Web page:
Quantcast

«

»

Jul 13 2014

If you are unable to stand up due to dizziness

Another NHS page on how to deal with the health risks of Ramadan; this one is much more forthright, so that’s good.

Some common health complications that can arise from fasting and how to prevent and deal with them.

The following advice has been provided following consultation with medical experts and Islamic scholars.

Um…they’re the Health Service; they shouldn’t be consulting religious “scholars” on health issues.

They start with heartburn. They have some suggestions for how to minimize it,

Then they tackle diabetes. They say people who take insulin regularly shouldn’t fast at all; it’s too risky.

People who have their diabetes under control using tablets should seek careful advice from their GP before starting a fast.

Regular self-monitoring of your blood glucose is strongly advised. Low blood sugar levels (a ‘hypo’) are dangerous, and if untreated may lead to fainting or fits.

Feeling dizzy, sweaty and disoriented may all suggest a hypo. If a person with diabetes has these symptoms, they should immediately have a sugary drink, or place sugar or a sugar-rich sweet below their tongue.

In other words…people with diabetes shouldn’t fast, period. But they don’t say that. I guess that would be the “Islamic scholars” contributing.

Then there’s advice on headaches, then they get to dehydration.

Dehydration

Dehydration is common during a fast. The body continues to lose water and salts through breathing, perspiring and urinating.

If you don’t drink sufficiently before a fast your risk of dehydration is increased. This risk is higher in older people and in those taking tablets such as diuretics.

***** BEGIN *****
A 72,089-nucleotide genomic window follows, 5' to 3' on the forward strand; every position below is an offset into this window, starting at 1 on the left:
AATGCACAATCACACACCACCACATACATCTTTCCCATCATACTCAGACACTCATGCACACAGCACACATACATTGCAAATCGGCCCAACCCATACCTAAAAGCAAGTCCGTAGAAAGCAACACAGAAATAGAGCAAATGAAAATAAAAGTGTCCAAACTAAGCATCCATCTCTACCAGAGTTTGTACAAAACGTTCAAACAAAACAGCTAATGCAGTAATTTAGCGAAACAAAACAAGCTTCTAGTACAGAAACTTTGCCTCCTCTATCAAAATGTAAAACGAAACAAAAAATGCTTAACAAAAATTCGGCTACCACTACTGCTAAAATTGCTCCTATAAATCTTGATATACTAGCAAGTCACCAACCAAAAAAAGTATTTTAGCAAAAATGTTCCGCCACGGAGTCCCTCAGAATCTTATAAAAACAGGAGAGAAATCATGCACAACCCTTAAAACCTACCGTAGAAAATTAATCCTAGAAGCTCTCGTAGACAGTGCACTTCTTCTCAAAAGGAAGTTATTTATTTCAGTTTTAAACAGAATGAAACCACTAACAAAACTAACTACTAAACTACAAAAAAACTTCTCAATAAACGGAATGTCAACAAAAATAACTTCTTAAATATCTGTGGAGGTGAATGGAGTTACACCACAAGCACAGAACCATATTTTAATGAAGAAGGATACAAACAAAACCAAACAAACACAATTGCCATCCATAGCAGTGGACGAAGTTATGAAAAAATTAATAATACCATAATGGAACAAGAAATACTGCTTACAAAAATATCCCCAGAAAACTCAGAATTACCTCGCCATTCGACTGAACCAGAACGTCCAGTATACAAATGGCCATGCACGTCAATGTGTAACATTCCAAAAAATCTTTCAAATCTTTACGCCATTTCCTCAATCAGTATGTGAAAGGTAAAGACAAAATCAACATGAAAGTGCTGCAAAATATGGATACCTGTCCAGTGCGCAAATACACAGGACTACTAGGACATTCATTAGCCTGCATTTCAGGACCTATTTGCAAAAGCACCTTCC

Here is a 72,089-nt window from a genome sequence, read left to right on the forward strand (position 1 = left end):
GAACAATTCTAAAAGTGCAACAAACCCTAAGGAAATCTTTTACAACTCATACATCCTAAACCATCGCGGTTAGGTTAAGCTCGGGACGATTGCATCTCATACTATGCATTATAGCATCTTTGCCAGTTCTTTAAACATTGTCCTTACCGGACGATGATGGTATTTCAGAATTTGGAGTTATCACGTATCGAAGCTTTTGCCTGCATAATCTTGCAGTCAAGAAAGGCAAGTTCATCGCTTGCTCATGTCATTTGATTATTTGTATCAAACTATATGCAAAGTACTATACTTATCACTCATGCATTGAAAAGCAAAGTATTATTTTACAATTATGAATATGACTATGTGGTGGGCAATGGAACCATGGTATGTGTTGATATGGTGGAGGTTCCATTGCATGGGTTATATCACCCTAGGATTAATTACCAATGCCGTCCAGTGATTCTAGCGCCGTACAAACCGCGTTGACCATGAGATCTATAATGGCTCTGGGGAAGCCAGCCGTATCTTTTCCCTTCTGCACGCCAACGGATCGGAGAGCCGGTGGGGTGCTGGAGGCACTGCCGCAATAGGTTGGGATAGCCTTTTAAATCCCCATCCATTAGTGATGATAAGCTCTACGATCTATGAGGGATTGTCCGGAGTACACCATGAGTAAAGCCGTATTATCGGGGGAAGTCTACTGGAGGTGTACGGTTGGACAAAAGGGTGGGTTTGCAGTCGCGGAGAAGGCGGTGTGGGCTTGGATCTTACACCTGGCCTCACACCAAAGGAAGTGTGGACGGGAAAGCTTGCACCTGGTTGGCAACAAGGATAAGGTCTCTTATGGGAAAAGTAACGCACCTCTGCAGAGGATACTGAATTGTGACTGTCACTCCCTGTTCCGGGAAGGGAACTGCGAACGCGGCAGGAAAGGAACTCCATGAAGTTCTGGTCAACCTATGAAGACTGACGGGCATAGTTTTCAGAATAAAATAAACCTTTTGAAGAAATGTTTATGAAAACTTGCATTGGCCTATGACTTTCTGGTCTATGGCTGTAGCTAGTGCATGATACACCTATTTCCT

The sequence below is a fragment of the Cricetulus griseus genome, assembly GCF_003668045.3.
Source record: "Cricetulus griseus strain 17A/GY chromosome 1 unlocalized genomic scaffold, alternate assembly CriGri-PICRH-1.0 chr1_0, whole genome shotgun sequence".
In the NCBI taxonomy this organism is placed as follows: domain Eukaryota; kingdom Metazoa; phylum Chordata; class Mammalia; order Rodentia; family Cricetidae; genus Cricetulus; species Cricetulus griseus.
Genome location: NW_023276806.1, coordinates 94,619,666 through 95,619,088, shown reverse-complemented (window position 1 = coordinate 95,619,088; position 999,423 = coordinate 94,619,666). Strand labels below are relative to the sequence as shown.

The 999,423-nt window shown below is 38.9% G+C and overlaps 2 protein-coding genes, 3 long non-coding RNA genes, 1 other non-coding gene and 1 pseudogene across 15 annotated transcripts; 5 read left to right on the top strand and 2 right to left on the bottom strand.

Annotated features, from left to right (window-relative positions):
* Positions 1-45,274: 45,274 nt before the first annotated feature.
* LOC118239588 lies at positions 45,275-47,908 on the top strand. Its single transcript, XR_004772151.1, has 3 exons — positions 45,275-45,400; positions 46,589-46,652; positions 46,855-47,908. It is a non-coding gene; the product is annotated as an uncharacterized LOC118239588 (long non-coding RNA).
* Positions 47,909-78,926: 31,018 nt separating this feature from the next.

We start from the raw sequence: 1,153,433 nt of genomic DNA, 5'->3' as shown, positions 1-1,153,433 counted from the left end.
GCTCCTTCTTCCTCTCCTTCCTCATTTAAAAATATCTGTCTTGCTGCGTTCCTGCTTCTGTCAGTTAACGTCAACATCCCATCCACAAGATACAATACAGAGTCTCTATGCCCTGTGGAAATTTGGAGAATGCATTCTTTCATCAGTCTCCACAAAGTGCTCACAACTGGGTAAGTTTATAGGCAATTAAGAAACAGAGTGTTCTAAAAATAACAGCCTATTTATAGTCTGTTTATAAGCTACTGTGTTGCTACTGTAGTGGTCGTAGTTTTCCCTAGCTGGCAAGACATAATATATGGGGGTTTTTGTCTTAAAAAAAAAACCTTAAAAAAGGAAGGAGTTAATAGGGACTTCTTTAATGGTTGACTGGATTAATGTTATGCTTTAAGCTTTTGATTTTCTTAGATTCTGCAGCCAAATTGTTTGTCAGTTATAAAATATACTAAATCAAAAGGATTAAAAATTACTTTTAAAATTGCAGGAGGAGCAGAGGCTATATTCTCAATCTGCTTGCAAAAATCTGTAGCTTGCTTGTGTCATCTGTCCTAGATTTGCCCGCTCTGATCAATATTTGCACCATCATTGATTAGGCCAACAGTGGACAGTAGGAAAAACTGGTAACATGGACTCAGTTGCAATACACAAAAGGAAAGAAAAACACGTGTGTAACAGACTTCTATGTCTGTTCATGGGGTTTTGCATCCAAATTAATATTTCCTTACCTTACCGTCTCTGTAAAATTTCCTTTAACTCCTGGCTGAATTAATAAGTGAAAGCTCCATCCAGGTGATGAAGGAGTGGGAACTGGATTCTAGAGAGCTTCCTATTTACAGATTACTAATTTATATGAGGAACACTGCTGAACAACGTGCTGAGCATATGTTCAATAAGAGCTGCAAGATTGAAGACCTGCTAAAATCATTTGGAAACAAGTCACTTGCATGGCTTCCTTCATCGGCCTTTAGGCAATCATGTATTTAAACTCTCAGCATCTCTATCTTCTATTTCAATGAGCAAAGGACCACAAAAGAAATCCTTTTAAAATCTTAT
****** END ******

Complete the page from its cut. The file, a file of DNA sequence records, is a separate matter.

If you are unable to stand up due to dizziness, or you are disoriented, you should urgently drink regular, moderate quantities of water – ideally with sugar and salt – or Dioralyte or Lucozade.

If you faint due to dehydration, your legs should be raised above your head by others, and when you awake, you should urgently rehydrate as outlined above.

In other words…you shouldn’t go without water. It’s a really bad idea. But they don’t say that; the scholars again no doubt.

Then they do constipation, stress, and weight control.

I wish they could just give medical advice, and say they don’t advise doing it at all, and skip consulting the “scholars.”

10 comments

Skip to comment form

  1. 1
    Shatterface

    Drinking too much before fasting can be equally as dangerous.

    A lot of those who’s deaths were attributed to ecstasy in the Eighties and Nineties actually died because they drank too much water following government advice.

    The body isn’t an engine which you can simply fill up with fuel until it runs out and then fill it up again.

  2. 2
    Shatterface

    Accidentally posted this on the previous thread but it was meant for here:

    This describes the death of Leah Betts who became the poster girl for the anti-ecstasy campaign in the UK but who actually died after drinking 7 litres of water